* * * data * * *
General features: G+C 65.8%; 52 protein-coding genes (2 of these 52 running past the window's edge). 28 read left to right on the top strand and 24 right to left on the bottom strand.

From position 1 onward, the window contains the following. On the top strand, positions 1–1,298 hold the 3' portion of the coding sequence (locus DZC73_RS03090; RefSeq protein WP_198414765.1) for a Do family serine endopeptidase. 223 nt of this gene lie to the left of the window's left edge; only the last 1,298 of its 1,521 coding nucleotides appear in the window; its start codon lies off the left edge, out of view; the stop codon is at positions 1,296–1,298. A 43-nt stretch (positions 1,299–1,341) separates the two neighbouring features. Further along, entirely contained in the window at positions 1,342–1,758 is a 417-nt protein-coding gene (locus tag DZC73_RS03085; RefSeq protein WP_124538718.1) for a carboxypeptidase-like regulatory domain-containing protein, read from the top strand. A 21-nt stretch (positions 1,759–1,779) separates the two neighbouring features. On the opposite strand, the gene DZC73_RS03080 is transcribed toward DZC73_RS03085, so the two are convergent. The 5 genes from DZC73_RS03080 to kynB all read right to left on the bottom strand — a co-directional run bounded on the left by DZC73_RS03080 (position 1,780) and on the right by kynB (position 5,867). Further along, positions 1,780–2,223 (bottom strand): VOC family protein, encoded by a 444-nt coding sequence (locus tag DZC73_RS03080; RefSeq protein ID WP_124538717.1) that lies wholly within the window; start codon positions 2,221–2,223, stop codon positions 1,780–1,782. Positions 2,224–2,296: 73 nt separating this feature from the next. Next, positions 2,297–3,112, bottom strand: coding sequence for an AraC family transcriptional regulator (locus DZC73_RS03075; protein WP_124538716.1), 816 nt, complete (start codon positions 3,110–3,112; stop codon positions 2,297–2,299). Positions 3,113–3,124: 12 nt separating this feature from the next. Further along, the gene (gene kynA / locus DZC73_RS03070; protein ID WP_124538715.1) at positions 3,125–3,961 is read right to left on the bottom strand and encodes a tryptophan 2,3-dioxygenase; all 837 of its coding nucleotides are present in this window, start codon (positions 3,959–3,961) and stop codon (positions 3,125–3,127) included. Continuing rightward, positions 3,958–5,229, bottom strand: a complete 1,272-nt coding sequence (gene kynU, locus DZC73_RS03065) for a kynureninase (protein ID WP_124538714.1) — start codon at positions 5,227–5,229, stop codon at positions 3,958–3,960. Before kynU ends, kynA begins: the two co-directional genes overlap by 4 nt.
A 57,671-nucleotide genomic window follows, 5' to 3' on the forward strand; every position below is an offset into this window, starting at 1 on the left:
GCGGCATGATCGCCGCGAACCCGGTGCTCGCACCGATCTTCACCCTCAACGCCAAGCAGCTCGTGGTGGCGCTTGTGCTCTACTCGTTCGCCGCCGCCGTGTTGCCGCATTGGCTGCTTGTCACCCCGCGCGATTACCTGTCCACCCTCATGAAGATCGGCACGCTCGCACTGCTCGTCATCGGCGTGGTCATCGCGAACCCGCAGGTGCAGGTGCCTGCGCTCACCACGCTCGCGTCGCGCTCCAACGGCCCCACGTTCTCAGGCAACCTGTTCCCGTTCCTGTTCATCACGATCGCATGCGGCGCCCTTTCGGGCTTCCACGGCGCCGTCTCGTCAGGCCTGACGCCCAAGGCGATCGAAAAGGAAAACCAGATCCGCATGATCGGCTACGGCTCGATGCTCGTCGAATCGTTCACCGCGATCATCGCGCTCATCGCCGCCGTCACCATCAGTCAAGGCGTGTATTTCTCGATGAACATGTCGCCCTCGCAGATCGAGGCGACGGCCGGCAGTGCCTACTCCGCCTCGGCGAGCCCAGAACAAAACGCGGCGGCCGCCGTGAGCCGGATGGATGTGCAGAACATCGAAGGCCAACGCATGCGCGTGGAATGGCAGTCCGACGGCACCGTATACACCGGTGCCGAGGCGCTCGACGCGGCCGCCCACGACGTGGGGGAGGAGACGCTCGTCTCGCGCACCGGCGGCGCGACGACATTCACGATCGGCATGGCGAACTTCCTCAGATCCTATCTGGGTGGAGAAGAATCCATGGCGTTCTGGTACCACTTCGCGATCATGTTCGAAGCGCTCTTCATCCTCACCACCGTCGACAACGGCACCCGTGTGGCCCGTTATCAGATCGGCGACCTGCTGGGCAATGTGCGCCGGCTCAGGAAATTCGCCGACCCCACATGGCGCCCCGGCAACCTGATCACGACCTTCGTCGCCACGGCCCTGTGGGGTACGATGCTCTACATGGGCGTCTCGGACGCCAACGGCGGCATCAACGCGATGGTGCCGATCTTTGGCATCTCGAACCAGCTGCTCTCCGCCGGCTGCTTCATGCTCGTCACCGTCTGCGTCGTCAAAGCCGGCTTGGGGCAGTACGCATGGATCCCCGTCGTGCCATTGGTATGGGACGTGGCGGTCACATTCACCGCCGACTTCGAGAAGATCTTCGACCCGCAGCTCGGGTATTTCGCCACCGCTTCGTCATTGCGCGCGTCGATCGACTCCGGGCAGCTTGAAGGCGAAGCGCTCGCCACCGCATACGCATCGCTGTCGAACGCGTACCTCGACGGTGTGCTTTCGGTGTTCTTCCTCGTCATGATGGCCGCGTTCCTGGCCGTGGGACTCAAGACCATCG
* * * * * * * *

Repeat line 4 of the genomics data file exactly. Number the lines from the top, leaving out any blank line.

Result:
GCGGCATGATCGCCGCGAACCCGGTGCTCGCACCGATCTTCACCCTCAACGCCAAGCAGCTCGTGGTGGCGCTTGTGCTCTACTCGTTCGCCGCCGCCGTGTTGCCGCATTGGCTGCTTGTCACCCCGCGCGATTACCTGTCCACCCTCATGAAGATCGGCACGCTCGCACTGCTCGTCATCGGCGTGGTCATCGCGAACCCGCAGGTGCAGGTGCCTGCGCTCACCACGCTCGCGTCGCGCTCCAACGGCCCCACGTTCTCAGGCAACCTGTTCCCGTTCCTGTTCATCACGATCGCATGCGGCGCCCTTTCGGGCTTCCACGGCGCCGTCTCGTCAGGCCTGACGCCCAAGGCGATCGAAAAGGAAAACCAGATCCGCATGATCGGCTACGGCTCGATGCTCGTCGAATCGTTCACCGCGATCATCGCGCTCATCGCCGCCGTCACCATCAGTCAAGGCGTGTATTTCTCGATGAACATGTCGCCCTCGCAGATCGAGGCGACGGCCGGCAGTGCCTACTCCGCCTCGGCGAGCCCAGAACAAAACGCGGCGGCCGCCGTGAGCCGGATGGATGTGCAGAACATCGAAGGCCAACGCATGCGCGTGGAATGGCAGTCCGACGGCACCGTATACACCGGTGCCGAGGCGCTCGACGCGGCCGCCCACGACGTGGGGGAGGAGACGCTCGTCTCGCGCACCGGCGGCGCGACGACATTCACGATCGGCATGGCGAACTTCCTCAGATCCTATCTGGGTGGAGAAGAATCCATGGCGTTCTGGTACCACTTCGCGATCATGTTCGAAGCGCTCTTCATCCTCACCACCGTCGACAACGGCACCCGTGTGGCCCGTTATCAGATCGGCGACCTGCTGGGCAATGTGCGCCGGCTCAGGAAATTCGCCGACCCCACATGGCGCCCCGGCAACCTGATCACGACCTTCGTCGCCACGGCCCTGTGGGGTACGATGCTCTACATGGGCGTCTCGGACGCCAACGGCGGCATCAACGCGATGGTGCCGATCTTTGGCATCTCGAACCAGCTGCTCTCCGCCGGCTGCTTCATGCTCGTCACCGTCTGCGTCGTCAAAGCCGGCTTGGGGCAGTACGCATGGATCCCCGTCGTGCCATTGGTATGGGACGTGGCGGTCACATTCACCGCCGACTTCGAGAAGATCTTCGACCCGCAGCTCGGGTATTTCGCCACCGCTTCGTCATTGCGCGCGTCGATCGACTCCGGGCAGCTTGAAGGCGAAGCGCTCGCCACCGCATACGCATCGCTGTCGAACGCGTACCTCGACGGTGTGCTTTCGGTGTTCTTCCTCGTCATGATGGCCGCGTTCCTGGCCGTGGGACTCAAGACCATCG